There is some truth in Gates's suggestion that making new clean energy tech cheap for can be more important than deploying existing clean tech.

But it neglects the fact that a big part of making clean tech cheap is deployment: driving economies of scale and learning-by-doing.
We should recognize the need to do both: accelerate the deployment of existing clean tech to further drive down costs (particularly for more nascent clean tech like EVs that are on the cusp of cost-competitiveness with fossil alternatives) AND dramatically scale up RD&D.
The quote in the original post is from @yayitsrob's excellent interview in the @TheAtlantic this week:…
I feel like we too often discount the boring part of innovation: streamlining manufacturing, distribution, installation, etc. Much of the success in the dramatic cost declines of solar in the past two decades stem from that rather than fundamental breakthroughs.
To be fair, my framing of "Gates' law" in this case is a bit of an oversimplification of his and Breakthrough Energy's views; they appreciate the role of deployment in driving process innovation and cost reductions.

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More from @hausfath

22 Feb
In recent months three different deep decarbonization scenarios have been produced from high-resolution grid integration models. In a new analysis at @TheBTI, my colleague @erikolsonn and I look at lessons they provide about what is needed:…

A thread: 1/19 Image
The three models we examine are Princeton's Net Zero America (NZA) project (by @JesseJenkins et al), the @VibrantCE Zero By Fifty scenario, and results by a team of researchers led by Jim Williams at USF. 2/
All three take a deep-dive into how US could reach net-zero emissions by 2050, down to level of where each new generating facility might be located, where transmission lines would be built, and how electricity sources can meet hourly demand in different regions of the country 3/ Image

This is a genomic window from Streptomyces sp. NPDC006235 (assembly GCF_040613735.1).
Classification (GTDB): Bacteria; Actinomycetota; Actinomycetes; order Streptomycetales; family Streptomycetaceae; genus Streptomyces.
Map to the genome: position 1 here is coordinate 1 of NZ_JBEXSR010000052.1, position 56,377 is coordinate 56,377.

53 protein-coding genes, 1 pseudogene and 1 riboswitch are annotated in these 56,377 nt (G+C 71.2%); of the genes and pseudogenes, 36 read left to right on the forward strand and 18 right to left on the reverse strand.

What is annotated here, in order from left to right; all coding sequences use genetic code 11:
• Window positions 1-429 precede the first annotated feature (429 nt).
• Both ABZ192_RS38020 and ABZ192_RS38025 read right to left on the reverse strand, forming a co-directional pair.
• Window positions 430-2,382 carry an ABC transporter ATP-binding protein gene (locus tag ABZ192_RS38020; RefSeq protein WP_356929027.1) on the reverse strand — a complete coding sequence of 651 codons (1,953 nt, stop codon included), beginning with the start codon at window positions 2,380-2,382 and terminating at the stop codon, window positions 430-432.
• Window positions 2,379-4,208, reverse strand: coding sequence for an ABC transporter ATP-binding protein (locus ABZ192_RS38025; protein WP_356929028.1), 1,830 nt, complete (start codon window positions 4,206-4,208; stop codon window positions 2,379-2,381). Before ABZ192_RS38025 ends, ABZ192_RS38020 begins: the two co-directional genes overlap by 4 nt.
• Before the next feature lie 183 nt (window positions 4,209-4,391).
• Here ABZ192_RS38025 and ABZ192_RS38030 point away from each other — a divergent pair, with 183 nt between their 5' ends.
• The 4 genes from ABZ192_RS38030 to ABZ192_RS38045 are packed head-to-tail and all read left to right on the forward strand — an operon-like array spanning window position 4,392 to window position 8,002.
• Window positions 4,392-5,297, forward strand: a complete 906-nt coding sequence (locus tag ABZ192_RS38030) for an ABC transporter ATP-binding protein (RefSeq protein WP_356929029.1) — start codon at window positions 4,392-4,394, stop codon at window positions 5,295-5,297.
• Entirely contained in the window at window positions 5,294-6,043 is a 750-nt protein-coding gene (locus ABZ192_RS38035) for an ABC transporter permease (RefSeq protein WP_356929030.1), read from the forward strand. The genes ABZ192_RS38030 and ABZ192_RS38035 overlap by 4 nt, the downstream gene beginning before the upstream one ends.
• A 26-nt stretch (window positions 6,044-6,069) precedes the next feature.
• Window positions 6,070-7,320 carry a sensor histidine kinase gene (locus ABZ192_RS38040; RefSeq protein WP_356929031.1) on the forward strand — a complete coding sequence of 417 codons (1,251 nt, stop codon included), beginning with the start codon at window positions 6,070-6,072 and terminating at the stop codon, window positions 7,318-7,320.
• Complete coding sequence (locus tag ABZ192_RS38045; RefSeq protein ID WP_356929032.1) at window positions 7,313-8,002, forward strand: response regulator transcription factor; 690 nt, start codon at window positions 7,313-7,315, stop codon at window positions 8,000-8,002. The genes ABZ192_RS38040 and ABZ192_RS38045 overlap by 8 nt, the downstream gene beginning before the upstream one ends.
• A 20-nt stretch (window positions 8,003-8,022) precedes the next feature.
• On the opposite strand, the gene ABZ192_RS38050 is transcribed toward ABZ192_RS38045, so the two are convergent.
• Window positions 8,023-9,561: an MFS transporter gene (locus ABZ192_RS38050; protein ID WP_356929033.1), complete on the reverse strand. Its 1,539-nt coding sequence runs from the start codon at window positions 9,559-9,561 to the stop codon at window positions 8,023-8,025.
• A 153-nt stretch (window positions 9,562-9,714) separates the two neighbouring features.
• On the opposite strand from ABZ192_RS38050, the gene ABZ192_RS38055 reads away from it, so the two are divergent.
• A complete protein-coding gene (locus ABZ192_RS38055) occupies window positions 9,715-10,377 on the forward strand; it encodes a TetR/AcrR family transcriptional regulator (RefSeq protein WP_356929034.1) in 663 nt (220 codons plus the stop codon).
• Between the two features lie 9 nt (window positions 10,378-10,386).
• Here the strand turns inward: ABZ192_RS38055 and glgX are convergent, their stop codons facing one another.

Read 21 tweets
18 Feb
Geoengineering is not a solution to climate change, and at best might be a "break the glass in case of emergency"-type bandaid to buy us time.

That said, I disagree with Bill here that small-scale research projects will "take the heat off" of the push for decarbonization. 1/5
Here is where I could see geoengineering playing a role: say, at some point in the future we have gotten our emissions under control, but climate sensitivity was high and we've locked in 2.5-3C warming even though we thought we would limit warming to 2C. 2/5
We discover some previously unknown planetary-scale climate feedback mechanism with hysteresis that will lead to substantial additional warming if temperatures remain >2.5C. We need to actively suck lots of CO2 from the atmosphere to get temperatures down to safe levels. 3/5
Read 5 tweets
17 Feb
There has been a lot of confusion over the drivers of the Texas blackouts. While more will become clear in the coming days, neither renewables nor insufficient gas capacity were the culprits. Rather, it was the lack of resiliency of to extreme cold conditions.